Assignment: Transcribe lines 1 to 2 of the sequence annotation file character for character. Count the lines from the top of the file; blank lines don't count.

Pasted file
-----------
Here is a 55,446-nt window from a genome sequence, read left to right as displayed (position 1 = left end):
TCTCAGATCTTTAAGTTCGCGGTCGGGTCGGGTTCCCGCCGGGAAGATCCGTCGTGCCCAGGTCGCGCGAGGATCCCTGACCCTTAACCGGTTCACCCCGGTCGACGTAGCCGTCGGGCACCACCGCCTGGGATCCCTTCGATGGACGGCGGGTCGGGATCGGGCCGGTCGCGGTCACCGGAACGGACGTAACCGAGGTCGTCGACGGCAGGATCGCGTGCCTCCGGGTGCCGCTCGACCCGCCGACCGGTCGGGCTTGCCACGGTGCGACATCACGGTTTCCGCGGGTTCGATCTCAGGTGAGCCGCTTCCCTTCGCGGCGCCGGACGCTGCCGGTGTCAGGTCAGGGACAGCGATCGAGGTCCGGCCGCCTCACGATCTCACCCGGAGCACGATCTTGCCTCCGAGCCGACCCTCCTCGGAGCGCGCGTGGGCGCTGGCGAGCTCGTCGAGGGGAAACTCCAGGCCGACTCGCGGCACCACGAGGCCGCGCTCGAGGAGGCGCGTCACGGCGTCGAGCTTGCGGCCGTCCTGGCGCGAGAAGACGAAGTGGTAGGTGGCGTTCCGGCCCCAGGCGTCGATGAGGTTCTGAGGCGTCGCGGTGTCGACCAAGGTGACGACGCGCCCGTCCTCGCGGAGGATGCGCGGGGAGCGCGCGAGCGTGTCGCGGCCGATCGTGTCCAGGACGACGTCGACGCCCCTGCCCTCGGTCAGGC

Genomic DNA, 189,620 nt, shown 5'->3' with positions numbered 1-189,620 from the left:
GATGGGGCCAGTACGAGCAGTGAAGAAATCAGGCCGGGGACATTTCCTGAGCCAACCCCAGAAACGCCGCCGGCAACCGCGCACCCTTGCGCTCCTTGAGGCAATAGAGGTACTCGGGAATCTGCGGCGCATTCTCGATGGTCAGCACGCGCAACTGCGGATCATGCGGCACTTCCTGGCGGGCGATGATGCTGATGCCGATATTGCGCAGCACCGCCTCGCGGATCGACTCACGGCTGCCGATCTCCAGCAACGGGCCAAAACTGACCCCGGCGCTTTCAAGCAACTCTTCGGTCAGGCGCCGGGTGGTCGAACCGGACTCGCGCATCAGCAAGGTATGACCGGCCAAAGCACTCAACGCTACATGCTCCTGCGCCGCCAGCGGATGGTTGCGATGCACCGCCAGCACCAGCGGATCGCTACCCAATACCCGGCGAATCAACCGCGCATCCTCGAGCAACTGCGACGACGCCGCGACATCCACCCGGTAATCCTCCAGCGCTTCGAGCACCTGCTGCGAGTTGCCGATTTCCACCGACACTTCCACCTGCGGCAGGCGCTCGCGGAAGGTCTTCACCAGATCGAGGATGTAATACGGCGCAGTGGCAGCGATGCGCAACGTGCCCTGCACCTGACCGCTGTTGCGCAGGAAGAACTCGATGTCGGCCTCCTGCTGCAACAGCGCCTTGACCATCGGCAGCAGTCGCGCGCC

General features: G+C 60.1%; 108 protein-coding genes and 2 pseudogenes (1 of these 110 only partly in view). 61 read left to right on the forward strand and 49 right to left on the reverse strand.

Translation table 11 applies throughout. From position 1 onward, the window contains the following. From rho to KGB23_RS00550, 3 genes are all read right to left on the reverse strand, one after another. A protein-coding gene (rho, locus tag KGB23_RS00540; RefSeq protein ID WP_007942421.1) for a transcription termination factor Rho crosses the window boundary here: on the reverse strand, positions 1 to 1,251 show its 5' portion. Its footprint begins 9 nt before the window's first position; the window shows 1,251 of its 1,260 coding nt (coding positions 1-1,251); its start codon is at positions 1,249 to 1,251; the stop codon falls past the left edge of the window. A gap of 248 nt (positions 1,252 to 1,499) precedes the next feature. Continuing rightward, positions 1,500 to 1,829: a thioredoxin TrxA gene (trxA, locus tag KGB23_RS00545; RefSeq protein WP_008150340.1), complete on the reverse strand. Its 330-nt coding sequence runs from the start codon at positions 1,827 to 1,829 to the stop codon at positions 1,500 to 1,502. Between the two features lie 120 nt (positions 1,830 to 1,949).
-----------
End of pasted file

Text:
Here is a 55,446-nt window from a genome sequence, read left to right as displayed (position 1 = left end):
TCTCAGATCTTTAAGTTCGCGGTCGGGTCGGGTTCCCGCCGGGAAGATCCGTCGTGCCCAGGTCGCGCGAGGATCCCTGACCCTTAACCGGTTCACCCCGGTCGACGTAGCCGTCGGGCACCACCGCCTGGGATCCCTTCGATGGACGGCGGGTCGGGATCGGGCCGGTCGCGGTCACCGGAACGGACGTAACCGAGGTCGTCGACGGCAGGATCGCGTGCCTCCGGGTGCCGCTCGACCCGCCGACCGGTCGGGCTTGCCACGGTGCGACATCACGGTTTCCGCGGGTTCGATCTCAGGTGAGCCGCTTCCCTTCGCGGCGCCGGACGCTGCCGGTGTCAGGTCAGGGACAGCGATCGAGGTCCGGCCGCCTCACGATCTCACCCGGAGCACGATCTTGCCTCCGAGCCGACCCTCCTCGGAGCGCGCGTGGGCGCTGGCGAGCTCGTCGAGGGGAAACTCCAGGCCGACTCGCGGCACCACGAGGCCGCGCTCGAGGAGGCGCGTCACGGCGTCGAGCTTGCGGCCGTCCTGGCGCGAGAAGACGAAGTGGTAGGTGGCGTTCCGGCCCCAGGCGTCGATGAGGTTCTGAGGCGTCGCGGTGTCGACCAAGGTGACGACGCGCCCGTCCTCGCGGAGGATGCGCGGGGAGCGCGCGAGCGTGTCGCGGCCGATCGTGTCCAGGACGACGTCGACGCCCCTGCCCTCGGTCAGGC